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Thread: Help

  1. #11
    Super Member mimisharon's Avatar
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    Sometimes I get those puckers because I can't keep from pulling..........I have to almost tape my hand to my chair at times. It just wants to "help" move the fabric along. I'm working on two baby quilts right now for my niece, she just had her second baby of 2008 on Christmas Eve and since she had the first one while Roy was still in hospital I never got 'roundtoit. I just know that one of them is going to pucker and I'll end up taking out part of it.

    Good luck, Carol, I'll hold crossed fingers for you, k?
    Hugs,
    Sharon

  2. #12
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    Quote Originally Posted by Carol W
    I'm very unhappy with the way it looks.

    I may also take another seam out. I'm not happy with an area on the front of the quilt either. It's not puckered. It's just not lying flat.

    I was very careful when quilting this quilt. I used a walking foot and my quilting gloves. Gently guiding it into the machine. Constantly fluffing it so that it didn't bunch up.

    Oh well, it wasn't meant to be done the first time. Hopefully the second quilting will go well.
    I suspect that the problems you have encountered are due to not enough basting... did you use spray basting or pin basting?

    If you used spray basting, the layer may not have been completly flat with no bumps, spaces, or puckers in any of the layers
    If you used pins, you didnt use enough or didnt pin close enough..

  3. #13
    Super Member Carol W's Avatar
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    Thank you!!

    Please post the pics of your quilts when you are finished.

    This was my first quilt top made with my new to me Singer Featherweight that my dh bought for me for Christmas.

    I was hoping that all would go well with it when I stitched in the ditch with my Janome.

    Oh well. I'll take it apart and see how well I can fix it.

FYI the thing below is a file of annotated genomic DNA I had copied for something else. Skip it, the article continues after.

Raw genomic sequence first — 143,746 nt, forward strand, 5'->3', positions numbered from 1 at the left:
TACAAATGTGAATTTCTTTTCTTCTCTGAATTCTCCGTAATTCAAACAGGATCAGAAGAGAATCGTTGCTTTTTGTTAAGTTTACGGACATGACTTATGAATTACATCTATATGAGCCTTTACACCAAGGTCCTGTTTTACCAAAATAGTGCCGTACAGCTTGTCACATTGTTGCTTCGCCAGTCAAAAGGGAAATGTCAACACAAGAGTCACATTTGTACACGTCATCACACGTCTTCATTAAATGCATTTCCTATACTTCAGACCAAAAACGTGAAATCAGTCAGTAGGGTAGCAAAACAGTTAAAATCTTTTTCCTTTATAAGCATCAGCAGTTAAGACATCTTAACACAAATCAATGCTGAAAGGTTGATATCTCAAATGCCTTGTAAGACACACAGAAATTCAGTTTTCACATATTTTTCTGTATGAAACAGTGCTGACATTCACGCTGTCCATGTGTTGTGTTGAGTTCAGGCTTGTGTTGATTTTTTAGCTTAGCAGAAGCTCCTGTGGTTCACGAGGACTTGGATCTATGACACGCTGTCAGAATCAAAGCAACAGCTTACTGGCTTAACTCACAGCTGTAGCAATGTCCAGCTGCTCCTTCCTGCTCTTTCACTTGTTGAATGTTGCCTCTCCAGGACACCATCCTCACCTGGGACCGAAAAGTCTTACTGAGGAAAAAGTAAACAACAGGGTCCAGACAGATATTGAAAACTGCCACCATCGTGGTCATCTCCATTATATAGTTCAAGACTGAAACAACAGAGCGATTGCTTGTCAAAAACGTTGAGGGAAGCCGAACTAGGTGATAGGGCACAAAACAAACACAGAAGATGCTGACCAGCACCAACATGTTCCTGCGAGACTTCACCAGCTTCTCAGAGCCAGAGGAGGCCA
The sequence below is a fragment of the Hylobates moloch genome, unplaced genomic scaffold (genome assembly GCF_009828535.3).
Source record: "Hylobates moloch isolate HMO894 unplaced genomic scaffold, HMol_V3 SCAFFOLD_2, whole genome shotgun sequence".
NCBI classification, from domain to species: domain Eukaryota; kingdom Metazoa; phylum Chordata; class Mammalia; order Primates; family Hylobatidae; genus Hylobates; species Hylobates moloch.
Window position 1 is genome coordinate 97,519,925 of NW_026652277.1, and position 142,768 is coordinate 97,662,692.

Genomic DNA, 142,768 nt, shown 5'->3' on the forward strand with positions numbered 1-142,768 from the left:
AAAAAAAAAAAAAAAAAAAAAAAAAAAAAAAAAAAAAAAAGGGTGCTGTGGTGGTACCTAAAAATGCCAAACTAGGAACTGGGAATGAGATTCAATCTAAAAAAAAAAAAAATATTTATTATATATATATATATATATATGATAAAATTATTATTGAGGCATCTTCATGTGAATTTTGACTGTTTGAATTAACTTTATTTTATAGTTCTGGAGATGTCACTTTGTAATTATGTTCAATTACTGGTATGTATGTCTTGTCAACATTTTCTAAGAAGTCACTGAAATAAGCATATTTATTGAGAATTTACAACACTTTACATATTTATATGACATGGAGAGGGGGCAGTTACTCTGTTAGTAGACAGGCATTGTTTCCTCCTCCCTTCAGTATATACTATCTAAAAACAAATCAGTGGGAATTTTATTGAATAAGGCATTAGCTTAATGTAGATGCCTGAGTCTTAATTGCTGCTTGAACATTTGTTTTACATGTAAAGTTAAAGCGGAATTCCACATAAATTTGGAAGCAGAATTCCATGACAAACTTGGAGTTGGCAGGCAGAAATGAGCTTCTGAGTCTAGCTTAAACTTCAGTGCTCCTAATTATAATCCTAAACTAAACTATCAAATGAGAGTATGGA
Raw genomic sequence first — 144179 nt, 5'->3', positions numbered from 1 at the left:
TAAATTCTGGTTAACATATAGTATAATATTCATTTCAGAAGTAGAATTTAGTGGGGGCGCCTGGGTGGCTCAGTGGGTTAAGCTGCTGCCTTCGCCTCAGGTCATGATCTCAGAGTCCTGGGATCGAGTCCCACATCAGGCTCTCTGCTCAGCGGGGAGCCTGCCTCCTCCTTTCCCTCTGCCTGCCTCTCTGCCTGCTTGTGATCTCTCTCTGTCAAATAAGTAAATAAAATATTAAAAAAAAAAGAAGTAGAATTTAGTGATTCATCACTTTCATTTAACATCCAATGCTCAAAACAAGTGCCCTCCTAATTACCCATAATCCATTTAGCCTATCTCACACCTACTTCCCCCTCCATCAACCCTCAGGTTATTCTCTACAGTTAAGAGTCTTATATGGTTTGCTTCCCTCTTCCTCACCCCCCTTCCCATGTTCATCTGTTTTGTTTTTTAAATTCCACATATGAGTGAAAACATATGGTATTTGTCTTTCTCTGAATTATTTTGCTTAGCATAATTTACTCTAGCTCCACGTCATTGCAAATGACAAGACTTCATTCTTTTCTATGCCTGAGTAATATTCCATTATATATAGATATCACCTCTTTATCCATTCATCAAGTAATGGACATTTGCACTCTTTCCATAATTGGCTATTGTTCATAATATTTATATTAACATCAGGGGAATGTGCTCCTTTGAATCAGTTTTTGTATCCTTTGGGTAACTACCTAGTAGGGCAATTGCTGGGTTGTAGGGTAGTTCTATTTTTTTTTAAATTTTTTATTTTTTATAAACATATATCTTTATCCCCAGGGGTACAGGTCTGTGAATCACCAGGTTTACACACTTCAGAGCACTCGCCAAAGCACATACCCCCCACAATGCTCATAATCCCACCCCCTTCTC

4. #14
    Super Member Carol W's Avatar
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    I pinned and I tried to space them a hand width apart.

    I've tried the spray basting and my needle would get all gummy.

    I know there are allot of people on this message board who love the spray basting, but I've not had good luck with it. I wish that I could. It seems as though it works well for allot of you.


  5. #15
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    Are you talking about taking out ALL of the quilting?

    Why dont you post pics of the front that you are worried about..
    and a pic of the whole top and whole back,,

    perhaps you are being too critical of your work..

    Did you spray or pin baste?

  6. #16
    Super Member Carol W's Avatar
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    I like you, am a perfectionist. Or I try to be. Though sometimes I have to just let it go.



    The back.
    Name:  Attachment-20263.jpe
Views: 7
Size:  32.7 KB

    Here is the front.
    Name:  Attachment-22438.jpe
Views: 8
Size:  55.7 KB

    Another pic of the front.
    Name:  Attachment-22694.jpe
Views: 9
Size:  73.0 KB

  7. #17
    Super Member Carol W's Avatar
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    More pics of the quilt back

    More of the back.
    Name:  Attachment-22595.jpe
Views: 9
Size:  23.6 KB

    Another back pic.
    Name:  Attachment-22596.jpe
Views: 7
Size:  22.8 KB

  8. #18
    Super Member SulaBug's Avatar
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    Carol,
    I have experienced the same problem as you have. A dear friend of mine taught me to take out the bad parts, then lay tissue paper under the quilt as you re-stitch the stitching. The tissure paper acts like a stabilizer while you are sewing. It always seems to work for me. Oh yes, be sure to use your walking foot.

    Good Luck,
    Cheryl

  9. #19
    Super Member Carol W's Avatar
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    Thank you. I hadn't thought of stabilizing it.

    I am using my walking foot. :)

  10. #20
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    OK, some of this may be due to the spray basting , if that is what you used.. you will have to wash the quilt for the basting spray to "let go"

    Is that what you used? That is what it looks like from here...lol

    I completely understand the perfectionist mentality..I just ripped a whole quilt worth of quilting I didnt like...


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